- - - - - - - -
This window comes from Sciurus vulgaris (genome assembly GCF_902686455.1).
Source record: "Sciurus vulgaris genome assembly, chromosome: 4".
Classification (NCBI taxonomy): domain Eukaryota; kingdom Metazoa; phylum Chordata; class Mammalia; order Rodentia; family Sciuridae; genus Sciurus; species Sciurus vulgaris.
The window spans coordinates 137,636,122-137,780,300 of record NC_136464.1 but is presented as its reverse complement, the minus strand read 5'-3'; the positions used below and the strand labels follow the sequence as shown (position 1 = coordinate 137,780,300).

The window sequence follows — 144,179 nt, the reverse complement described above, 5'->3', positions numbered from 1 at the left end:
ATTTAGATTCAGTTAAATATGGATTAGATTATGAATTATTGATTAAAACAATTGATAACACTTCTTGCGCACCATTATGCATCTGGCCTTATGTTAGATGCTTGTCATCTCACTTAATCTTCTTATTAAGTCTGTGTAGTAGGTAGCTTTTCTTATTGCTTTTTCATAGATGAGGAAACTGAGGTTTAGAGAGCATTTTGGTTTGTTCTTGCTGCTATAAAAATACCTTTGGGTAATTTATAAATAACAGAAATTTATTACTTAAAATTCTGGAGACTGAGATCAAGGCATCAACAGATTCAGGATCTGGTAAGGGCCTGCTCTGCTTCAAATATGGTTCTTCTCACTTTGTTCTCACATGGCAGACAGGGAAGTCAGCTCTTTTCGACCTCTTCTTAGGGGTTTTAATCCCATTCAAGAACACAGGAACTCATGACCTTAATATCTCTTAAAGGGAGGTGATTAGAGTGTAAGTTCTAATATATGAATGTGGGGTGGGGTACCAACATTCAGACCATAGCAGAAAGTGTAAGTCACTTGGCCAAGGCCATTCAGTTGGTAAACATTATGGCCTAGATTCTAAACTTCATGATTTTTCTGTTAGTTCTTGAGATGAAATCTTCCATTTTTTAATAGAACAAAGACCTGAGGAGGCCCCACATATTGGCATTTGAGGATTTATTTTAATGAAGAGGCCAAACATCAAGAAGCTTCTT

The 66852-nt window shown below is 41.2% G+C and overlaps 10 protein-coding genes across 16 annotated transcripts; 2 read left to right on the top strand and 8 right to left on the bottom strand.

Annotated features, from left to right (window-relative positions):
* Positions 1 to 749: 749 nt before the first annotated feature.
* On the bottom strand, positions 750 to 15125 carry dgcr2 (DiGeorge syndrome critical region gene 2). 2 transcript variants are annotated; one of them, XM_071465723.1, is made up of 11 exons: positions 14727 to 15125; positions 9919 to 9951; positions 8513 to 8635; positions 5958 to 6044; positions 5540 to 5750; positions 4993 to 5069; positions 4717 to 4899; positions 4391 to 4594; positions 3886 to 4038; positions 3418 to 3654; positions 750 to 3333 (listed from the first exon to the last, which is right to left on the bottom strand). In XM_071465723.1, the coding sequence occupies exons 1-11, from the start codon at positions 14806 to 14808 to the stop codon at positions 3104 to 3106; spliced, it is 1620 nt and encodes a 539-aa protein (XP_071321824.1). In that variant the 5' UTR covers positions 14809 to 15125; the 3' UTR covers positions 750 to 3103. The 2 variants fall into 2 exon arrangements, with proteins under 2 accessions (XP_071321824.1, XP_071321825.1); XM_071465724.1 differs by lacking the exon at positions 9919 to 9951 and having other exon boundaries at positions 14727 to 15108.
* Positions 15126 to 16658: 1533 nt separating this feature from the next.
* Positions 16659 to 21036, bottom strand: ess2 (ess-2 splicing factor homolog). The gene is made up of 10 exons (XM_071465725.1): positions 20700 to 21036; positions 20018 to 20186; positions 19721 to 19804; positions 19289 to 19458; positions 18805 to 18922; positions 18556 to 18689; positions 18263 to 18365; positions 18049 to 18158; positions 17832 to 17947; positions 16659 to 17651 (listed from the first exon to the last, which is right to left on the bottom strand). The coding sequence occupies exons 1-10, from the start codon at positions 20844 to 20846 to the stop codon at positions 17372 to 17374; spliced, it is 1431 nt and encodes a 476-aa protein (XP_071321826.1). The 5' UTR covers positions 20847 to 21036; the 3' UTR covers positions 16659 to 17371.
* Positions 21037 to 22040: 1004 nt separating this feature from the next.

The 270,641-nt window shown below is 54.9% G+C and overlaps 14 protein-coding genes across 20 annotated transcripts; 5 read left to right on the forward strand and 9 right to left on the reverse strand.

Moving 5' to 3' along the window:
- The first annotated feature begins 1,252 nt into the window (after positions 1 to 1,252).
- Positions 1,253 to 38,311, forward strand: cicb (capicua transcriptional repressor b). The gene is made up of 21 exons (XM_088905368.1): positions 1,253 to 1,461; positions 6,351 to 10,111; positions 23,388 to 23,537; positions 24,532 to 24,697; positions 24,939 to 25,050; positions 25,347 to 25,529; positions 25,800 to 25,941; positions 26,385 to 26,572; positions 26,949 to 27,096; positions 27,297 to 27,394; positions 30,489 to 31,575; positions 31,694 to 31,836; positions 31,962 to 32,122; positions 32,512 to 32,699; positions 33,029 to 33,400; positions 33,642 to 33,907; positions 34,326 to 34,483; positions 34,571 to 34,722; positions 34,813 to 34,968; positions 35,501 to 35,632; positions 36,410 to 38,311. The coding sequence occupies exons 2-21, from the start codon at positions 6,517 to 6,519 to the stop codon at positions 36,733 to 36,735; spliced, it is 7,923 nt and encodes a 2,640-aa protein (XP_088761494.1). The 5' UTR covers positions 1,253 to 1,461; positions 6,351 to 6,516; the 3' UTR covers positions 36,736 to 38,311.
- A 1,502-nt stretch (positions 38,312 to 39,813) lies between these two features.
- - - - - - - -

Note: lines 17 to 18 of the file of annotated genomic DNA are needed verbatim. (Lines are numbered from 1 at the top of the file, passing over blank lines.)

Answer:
- Positions 1,253 to 38,311, forward strand: cicb (capicua transcriptional repressor b). The gene is made up of 21 exons (XM_088905368.1): positions 1,253 to 1,461; positions 6,351 to 10,111; positions 23,388 to 23,537; positions 24,532 to 24,697; positions 24,939 to 25,050; positions 25,347 to 25,529; positions 25,800 to 25,941; positions 26,385 to 26,572; positions 26,949 to 27,096; positions 27,297 to 27,394; positions 30,489 to 31,575; positions 31,694 to 31,836; positions 31,962 to 32,122; positions 32,512 to 32,699; positions 33,029 to 33,400; positions 33,642 to 33,907; positions 34,326 to 34,483; positions 34,571 to 34,722; positions 34,813 to 34,968; positions 35,501 to 35,632; positions 36,410 to 38,311. The coding sequence occupies exons 2-21, from the start codon at positions 6,517 to 6,519 to the stop codon at positions 36,733 to 36,735; spliced, it is 7,923 nt and encodes a 2,640-aa protein (XP_088761494.1). The 5' UTR covers positions 1,253 to 1,461; positions 6,351 to 6,516; the 3' UTR covers positions 36,736 to 38,311.
- A 1,502-nt stretch (positions 38,312 to 39,813) lies between these two features.